Ocean waves

Overcoming change management challenges in the workplace

Confidently riding the waves of change

4 minute read
Ocean waves

When it comes to organisational change, it can be a scary thought to think your workplace could be flipped on its head.

However, when change comes knocking, a managed approach can soothe any worries and put strategies to ensure an organisation’s change is smooth sailing.

River Fig Consulting Owner and AIM WA Course Facilitator Laura Alvin AFAIM said change management could look very different in a workplace, depending on the type of change and how the organisation was prepared for it.

“If it is planned change being driven externally, such as new government regulations, and the business is prepared for it, change can simply be a well-organised, non-threatening systematic process by which an organisation takes steps ahead of time and is ready to adapt,” she said.

“If, however, an organisation is not forward thinking and finds itself on the back foot when faced with change, it can be quite unsettling and can create a destabilising ripple effect through the business.”

Ms Alvin said that an organisation initiating a new way of doing things to improve the workplace was an example of an internally driven change.

“If it is done in a systematic process, and the organisation has dedicated people and resources ready to help manage that change, it has the same effect as giving your whole home a makeover,” she said.

“Your organisation is refreshed and ready for the change because it wasn’t a destabilising exercise – it was a reaffirming, confidence-building exercise.”

Managing change in a workplace

When managing change within a workplace, Ms Alvin said some of the biggest challenges organisations would face were poor planning and unrealistic timelines.

“The majority of organisational changes that fail do so because the time it takes to successfully manage the change is underestimated,” she said.

“Effective change management is systematic.

“To successfully estimate the time required for a change to become permanent, each step in the process must be understood and taken into account.

“To be successful, this timing includes fully understanding the whole process, what the obstacles are, how much time and resources are needed to communicate the reasons for the change, educating stakeholders around the change process and implementation, as well as reinforcing and correcting any problems that emerge during the process.”

Ms Alvin said it was important for an organisation to remember how long change could take and to be aware of competing demands for managers’ time.

“A business may plan well for an implementation of a change, but might not understand that the people driving the change may be distracted by another workplace crisis or demand,” she said.

Small to Medium Enterprise Australia Chief Executive Officer Dean Logan said there was a common theme bridging change management in any business no matter its size.

“Senior executives and company or business owners desperately want change but are rarely brave enough to embrace it.” 

“As a result, the workforce will struggle to embrace the change management process if they believe the executives or owners don’t genuinely believe in it," he said.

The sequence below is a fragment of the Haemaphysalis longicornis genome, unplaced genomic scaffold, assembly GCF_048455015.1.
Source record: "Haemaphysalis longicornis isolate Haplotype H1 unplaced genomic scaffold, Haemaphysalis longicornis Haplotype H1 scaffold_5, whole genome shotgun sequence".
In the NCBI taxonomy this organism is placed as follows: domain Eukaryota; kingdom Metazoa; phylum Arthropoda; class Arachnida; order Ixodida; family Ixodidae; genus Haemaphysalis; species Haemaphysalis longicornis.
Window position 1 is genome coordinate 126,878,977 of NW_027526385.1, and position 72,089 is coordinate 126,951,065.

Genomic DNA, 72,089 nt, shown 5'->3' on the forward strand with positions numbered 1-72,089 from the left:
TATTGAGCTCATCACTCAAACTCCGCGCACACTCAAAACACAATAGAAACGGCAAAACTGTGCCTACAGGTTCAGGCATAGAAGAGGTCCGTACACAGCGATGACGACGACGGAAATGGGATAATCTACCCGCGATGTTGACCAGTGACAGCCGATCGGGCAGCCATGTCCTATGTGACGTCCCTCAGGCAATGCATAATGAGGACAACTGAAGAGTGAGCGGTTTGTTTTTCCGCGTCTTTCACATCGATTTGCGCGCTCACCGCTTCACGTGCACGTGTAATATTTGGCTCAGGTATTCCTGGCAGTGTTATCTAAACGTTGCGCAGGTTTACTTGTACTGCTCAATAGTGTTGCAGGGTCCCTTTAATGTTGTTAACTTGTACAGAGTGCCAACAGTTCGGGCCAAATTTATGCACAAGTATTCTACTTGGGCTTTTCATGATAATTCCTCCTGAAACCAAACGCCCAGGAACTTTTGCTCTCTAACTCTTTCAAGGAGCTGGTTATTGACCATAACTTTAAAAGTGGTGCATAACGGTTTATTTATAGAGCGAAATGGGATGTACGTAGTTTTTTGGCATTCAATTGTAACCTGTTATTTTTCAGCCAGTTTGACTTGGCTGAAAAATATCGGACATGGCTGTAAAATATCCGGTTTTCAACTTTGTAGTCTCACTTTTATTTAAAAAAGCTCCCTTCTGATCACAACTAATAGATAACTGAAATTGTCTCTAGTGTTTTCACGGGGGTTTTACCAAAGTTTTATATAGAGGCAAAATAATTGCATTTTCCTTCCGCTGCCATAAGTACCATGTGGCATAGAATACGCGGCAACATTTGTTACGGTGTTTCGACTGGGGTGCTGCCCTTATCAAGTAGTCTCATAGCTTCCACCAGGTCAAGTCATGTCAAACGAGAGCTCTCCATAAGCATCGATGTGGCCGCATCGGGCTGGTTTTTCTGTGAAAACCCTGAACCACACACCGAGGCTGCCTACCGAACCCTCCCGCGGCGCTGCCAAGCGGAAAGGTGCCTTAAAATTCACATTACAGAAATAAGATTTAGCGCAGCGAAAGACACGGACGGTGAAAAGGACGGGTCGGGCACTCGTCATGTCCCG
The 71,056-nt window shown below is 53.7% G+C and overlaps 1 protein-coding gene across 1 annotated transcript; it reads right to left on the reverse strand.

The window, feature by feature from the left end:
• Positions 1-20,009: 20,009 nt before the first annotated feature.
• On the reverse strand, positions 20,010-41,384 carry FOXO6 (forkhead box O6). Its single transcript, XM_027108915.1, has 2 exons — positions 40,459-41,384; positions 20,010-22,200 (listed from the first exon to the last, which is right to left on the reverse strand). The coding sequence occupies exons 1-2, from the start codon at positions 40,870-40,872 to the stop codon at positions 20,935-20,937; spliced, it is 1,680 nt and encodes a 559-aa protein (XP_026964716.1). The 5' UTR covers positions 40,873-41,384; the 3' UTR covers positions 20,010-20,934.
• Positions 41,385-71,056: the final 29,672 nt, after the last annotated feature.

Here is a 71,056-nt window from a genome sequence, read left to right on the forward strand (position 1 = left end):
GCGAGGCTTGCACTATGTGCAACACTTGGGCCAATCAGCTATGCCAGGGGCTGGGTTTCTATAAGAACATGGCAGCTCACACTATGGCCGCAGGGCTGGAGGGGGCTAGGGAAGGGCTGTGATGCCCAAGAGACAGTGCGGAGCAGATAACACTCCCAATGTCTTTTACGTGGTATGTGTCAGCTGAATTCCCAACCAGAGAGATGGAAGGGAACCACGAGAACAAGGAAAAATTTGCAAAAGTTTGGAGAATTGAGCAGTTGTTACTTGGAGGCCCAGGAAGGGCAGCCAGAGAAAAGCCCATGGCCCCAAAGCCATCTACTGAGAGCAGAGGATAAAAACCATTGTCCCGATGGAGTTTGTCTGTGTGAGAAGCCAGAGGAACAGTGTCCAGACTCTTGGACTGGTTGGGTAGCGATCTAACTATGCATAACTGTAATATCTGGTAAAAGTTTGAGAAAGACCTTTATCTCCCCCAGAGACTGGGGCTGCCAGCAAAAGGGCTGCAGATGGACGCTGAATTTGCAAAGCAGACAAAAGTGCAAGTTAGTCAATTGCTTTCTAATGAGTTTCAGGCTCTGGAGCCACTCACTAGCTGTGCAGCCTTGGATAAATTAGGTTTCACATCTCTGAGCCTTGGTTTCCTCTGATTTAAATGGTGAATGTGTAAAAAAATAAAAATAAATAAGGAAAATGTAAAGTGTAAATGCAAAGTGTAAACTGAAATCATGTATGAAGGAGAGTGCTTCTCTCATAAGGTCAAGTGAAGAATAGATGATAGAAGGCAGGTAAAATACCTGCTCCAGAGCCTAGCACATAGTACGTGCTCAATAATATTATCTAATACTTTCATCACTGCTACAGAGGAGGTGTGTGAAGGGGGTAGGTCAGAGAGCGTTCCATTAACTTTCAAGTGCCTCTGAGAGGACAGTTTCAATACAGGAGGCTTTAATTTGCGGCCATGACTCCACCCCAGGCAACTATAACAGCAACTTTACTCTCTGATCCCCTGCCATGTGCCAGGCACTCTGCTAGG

“Another key challenge is discipline – the key is to adopt a strategy, stick to it, set goals and measure milestones.

“The workforce deserves and desperately wants this to occur, especially if they are asked to buy into the process.”

Keeping your change management plan match fit

Ms Alvin said it was important for an organisation to be aware of both the need for change and the need to dedicate time to build that awareness among all stakeholders.

“Dedicating some planning time to build the awareness, either through team meetings or regular strategising sessions will create ownership and understanding of the options,” she said.

“When you are talking about planned change, having a process or a roadmap is essential.

“It can be as simple as ensuring the stakeholders understand the four basic steps for the change.

“Those four steps are knowing what the desired end point is, identifying your potential obstacles, understanding the business case driving the change and understanding the realistic constraints of an organisation to face the change.”

The benefits of change management

Mr Logan said when done well, change management could transform the lives of employees and the workplace.

“When employees see senior leaders committed to change, employees can become invigorated,” he said.

“When toxic elements are held accountable, great people within the organisation can rise to the top.

“When it is done right, an organisation can retain staff and the outside world can view the business as an employer of choice.

“When you reach this point, it’s then and only then, that you are in a position to strive for and drive excellence.”

Ms Alvin said change management, as opposed to change itself, could elevate an organisation to a point where change was not scary but welcomed.

“It is where workers and stakeholders feel confident in their ability to, at a minimum, effectively adapt to change and, at the maximum, embrace change and allow it to take their business to a greater degree of outreach, efficiency, productivity and positive internal culture,” she said.

“Change does not mean an organisation changes what or who it is, but rather it can help to keep those unique selling points as relevant and effective as possible in a world that is evolving.”